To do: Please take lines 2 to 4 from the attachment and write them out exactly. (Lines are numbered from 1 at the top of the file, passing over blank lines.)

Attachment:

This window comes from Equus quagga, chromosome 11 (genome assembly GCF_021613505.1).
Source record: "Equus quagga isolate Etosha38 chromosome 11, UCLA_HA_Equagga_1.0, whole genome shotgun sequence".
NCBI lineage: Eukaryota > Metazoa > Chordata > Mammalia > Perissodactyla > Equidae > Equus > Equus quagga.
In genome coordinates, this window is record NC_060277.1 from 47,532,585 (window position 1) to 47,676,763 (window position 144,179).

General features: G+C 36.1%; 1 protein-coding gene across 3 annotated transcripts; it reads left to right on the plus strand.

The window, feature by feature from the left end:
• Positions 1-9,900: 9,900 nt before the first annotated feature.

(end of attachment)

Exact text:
Source record: "Equus quagga isolate Etosha38 chromosome 11, UCLA_HA_Equagga_1.0, whole genome shotgun sequence".
NCBI lineage: Eukaryota > Metazoa > Chordata > Mammalia > Perissodactyla > Equidae > Equus > Equus quagga.
In genome coordinates, this window is record NC_060277.1 from 47,532,585 (window position 1) to 47,676,763 (window position 144,179).